Computation. He received his PhD in Computer Science from Cornell

University and has been a Georgia Tech postdoc at the EE department.

In a recent series of papers a strong connection has been established
between standard models of sexual evolution in mathematical biology and
Multiplicative Weights Updates Algorithm, a ubiquitous model of online
learning and optimization. These papers show that mathematical models of
biological evolution are tantamount to applying discrete replicator
dynamics, a close variant of MWUA on coordination games. We show that in
the case of coordination games, under minimal genericity assumptions,
discrete replicator dynamics converge to pure Nash equilibria for all but a
zero measure of initial conditions. This result holds despite the fact that
mixed Nash equilibria can be exponentially (or even uncountably) many,
completely dominating in number the set of pure Nash equilibria. Thus, in
haploid organisms the long term preservation of genetic diversity needs to
be safeguarded by other evolutionary mechanisms, such as mutation and
speciation.
This is joint work with Ruta Mehta and Ioannis Panageas.

Series: Combinatorics Seminar

Weighted Bipartite Edge Coloring problem is a generalization of two classical optimization problems: Bipartite Edge Coloring and Bin Packing. Given an edge-weighted bipartite multi-graph G, the goal is to color all edges with minimum colors such that the sum of the edges incident to any vertex of any color is at most one. Chung and Ross conjectured that given an instance of the weighted bipartite edge coloring problem, there is a proper weighted coloring using at most 2n-1 colors where n denotes the maximum over all the vertices of the number of unit-sized bins needed to pack the weights of edges incident at the vertex. In this talk I will present an algorithm that gives a proper weighted coloring using $20n/9$ colors and improved results for some special cases. I will also present an alternative proof of Konig's edge coloring theorem using skew-supermodular functions. The talk will have all three components of ACO: Approximation Algorithms, Graph Theory and Supermodular Optimization.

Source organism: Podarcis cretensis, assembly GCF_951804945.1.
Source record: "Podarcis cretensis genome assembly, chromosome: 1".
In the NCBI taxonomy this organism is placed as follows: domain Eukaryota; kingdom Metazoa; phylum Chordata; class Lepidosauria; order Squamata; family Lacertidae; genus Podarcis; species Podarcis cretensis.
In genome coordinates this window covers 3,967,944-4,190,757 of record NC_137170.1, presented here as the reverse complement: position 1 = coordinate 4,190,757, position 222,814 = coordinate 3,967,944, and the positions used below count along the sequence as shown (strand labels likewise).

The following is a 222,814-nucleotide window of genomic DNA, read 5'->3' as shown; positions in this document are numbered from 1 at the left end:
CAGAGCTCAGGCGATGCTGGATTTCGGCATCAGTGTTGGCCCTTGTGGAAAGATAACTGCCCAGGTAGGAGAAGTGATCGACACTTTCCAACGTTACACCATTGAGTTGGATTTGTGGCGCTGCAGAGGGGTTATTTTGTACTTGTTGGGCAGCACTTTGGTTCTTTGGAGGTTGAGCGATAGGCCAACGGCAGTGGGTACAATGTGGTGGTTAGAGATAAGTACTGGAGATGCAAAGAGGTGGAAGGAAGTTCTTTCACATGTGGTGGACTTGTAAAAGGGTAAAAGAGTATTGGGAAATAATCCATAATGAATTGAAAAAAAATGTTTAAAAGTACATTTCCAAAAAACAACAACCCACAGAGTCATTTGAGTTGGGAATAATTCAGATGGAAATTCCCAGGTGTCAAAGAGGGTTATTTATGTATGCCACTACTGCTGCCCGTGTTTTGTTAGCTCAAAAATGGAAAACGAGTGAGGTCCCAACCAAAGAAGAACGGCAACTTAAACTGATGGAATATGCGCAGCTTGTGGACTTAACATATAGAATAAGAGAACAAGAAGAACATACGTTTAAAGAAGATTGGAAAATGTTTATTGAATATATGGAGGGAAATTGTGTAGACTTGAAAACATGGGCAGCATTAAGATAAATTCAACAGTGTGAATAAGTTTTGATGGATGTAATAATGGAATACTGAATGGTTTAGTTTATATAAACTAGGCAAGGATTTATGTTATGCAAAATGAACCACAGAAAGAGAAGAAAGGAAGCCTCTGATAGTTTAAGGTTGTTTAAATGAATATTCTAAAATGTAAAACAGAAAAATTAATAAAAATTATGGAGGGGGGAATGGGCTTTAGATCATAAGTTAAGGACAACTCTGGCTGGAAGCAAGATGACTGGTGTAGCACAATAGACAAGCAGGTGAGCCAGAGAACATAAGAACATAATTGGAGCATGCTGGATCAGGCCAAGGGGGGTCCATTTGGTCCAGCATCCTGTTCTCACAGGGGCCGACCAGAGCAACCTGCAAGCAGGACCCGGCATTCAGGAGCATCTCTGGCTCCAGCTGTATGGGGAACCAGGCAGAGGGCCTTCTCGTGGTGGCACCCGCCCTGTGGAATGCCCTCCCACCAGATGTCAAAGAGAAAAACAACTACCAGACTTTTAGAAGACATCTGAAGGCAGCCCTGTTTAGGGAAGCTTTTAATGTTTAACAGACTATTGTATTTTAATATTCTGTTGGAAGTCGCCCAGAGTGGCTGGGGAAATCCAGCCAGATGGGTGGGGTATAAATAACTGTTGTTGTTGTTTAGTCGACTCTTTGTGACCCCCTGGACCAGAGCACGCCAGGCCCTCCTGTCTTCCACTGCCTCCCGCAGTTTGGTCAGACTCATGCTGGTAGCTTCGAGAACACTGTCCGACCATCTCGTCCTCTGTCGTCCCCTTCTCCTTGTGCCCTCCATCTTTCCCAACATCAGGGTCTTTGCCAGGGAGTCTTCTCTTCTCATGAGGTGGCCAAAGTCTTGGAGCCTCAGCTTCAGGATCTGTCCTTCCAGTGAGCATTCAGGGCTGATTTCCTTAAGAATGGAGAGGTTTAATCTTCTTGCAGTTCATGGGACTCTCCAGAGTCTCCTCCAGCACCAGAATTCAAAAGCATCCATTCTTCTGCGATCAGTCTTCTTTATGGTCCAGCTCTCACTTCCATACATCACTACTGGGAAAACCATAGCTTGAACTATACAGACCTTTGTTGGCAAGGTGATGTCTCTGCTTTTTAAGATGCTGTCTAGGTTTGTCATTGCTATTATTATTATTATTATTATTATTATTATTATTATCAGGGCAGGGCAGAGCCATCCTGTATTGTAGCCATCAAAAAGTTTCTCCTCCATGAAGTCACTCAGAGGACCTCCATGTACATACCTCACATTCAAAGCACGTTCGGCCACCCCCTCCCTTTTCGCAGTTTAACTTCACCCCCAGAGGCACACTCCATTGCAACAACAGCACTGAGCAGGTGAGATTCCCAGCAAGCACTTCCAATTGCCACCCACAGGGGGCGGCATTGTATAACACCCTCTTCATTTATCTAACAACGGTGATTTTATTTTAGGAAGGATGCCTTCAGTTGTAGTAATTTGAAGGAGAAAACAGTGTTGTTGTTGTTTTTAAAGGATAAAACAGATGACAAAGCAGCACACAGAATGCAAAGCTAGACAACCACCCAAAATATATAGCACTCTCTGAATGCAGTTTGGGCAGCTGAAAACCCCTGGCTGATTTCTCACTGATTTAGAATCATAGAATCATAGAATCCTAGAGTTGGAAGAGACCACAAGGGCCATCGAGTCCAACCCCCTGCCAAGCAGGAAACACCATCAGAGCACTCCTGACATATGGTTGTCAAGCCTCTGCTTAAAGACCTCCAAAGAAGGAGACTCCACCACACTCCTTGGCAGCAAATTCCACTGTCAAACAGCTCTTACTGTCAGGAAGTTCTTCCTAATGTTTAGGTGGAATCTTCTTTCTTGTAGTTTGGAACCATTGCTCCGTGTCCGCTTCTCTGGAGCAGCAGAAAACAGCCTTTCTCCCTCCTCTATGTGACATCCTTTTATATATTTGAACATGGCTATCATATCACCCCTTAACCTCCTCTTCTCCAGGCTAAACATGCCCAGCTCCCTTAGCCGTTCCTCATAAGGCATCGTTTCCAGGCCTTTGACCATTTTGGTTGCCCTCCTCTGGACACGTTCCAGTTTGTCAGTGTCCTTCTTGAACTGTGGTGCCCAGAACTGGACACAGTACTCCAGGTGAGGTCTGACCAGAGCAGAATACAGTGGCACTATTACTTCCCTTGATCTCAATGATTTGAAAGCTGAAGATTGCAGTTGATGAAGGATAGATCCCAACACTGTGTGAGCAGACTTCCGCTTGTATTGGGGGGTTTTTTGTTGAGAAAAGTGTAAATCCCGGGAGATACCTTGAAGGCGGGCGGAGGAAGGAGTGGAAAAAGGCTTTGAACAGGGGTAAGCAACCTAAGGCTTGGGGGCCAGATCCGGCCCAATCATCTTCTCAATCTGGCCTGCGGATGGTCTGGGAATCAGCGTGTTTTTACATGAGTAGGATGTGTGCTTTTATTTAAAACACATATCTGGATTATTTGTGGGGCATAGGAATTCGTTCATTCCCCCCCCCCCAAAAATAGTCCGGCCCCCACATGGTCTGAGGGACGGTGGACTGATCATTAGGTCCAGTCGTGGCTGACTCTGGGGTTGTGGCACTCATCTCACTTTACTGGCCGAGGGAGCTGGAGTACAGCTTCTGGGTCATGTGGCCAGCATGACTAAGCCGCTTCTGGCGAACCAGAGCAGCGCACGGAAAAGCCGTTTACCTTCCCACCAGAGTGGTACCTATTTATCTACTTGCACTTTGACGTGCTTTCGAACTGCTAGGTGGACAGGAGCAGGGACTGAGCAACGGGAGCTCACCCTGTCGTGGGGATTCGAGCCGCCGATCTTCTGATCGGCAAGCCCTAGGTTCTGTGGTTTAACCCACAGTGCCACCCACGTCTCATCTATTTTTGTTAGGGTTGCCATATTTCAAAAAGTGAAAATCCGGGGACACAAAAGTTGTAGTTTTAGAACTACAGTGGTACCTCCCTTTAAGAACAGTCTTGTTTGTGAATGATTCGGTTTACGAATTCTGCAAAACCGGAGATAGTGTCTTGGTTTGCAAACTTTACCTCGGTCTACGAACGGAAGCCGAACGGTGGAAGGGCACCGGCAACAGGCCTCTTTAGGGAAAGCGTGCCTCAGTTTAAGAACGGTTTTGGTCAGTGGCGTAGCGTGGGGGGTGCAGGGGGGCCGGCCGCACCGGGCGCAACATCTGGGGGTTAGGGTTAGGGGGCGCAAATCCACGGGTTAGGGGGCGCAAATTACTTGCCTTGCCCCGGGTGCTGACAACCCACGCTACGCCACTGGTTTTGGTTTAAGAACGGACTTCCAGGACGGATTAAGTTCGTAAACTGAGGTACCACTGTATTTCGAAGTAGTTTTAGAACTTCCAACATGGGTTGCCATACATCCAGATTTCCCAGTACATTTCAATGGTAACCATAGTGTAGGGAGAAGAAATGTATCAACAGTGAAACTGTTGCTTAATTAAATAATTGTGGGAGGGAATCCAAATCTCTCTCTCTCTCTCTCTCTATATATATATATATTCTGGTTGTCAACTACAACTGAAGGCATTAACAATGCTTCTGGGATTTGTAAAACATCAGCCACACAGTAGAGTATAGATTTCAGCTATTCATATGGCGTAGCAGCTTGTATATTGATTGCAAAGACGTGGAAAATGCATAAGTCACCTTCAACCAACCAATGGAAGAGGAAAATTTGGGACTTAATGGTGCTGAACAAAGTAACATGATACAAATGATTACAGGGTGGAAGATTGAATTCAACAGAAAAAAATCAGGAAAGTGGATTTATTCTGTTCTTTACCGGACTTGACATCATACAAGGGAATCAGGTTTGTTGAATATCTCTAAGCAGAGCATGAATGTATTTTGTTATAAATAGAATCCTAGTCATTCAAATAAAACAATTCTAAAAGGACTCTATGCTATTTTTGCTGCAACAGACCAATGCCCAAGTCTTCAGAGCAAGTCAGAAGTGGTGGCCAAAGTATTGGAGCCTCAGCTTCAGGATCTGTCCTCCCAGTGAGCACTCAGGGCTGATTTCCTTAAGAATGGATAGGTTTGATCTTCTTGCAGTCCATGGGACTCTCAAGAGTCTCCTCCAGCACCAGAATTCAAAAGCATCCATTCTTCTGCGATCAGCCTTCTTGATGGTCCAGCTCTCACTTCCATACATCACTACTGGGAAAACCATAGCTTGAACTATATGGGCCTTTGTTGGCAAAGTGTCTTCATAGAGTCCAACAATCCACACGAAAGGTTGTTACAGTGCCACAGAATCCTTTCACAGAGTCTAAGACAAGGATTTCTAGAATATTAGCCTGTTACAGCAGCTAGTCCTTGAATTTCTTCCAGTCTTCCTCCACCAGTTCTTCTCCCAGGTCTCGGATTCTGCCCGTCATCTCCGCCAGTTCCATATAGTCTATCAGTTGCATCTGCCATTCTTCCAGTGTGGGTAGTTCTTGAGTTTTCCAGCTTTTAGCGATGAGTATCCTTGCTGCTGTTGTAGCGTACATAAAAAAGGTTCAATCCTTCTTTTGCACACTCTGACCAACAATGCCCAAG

Series: Combinatorics Seminar

The famous Doignon-Bell-Scarf theorem is a Helly-type result about the existence of integer solutions on systems linear inequalities. The purpose
of this paper is to present the following ``weighted'' generalization: Given an integer k, we prove that there exists a constant c(k,n),
depending only on the dimension n and k, such that if a polyhedron {x : Ax <= b} contains exactly k integer solutions, then there exists a subset
of the rows of cardinality no more than c(k,n), defining a polyhedron that contains exactly the same k integer solutions. We work on both
upper and lower bounds for this constant.
This is joint work with Quentin Louveaux, Iskander Aliev and Robert Bassett.

Series: Combinatorics Seminar

Let G be an abelian group. A subset A of G is a Sidon set if A has the property that no sum of two elements of A is equal to another sum of two elements of A. These sets have a rich history in combinatorial number theory and frequently appear in the problem papers of Erdos. In this talk we will discuss some results in which Sidon sets were used to solve problems in extremal graph theory. This is joint work with Mike Tait and Jacques Verstraete.

Series: Combinatorics Seminar

(This seminar has been rescheduled for April 17 (Thursday) 12-1pm. Generalized triangle T_r is an r-graph with edges {1,2,…,r}, {1,2,…,r-1, r+1} and {r,r+1, r+2, …,2r-2}. The family \Sigma_r consists of all r-graphs with three edges D_1, D_2, D_3 such that |D_1\cap D_2|=r-1 and D_1\triangle D_2\subset D_3. In 1989 it was conjectured by Frankl and Furedi that ex(n,T_r) = ex(n,\Sigma_r) for large enough n, where ex(n,F) is the Tur\'{a}n function. The conjecture was proven to be true for r=3, 4 by Frankl, Furedi and Pikhurko respectively. We settle the conjecture for r=5,6 and show that extremal graphs are blow-ups of the unique (11, 5, 4) and (12, 6, 5) Steiner systems. The proof is based on a technique for deriving exact results for the Tur\'{a}n function from “local stability" results, which has other applications. This is joint work with Sergey Norin.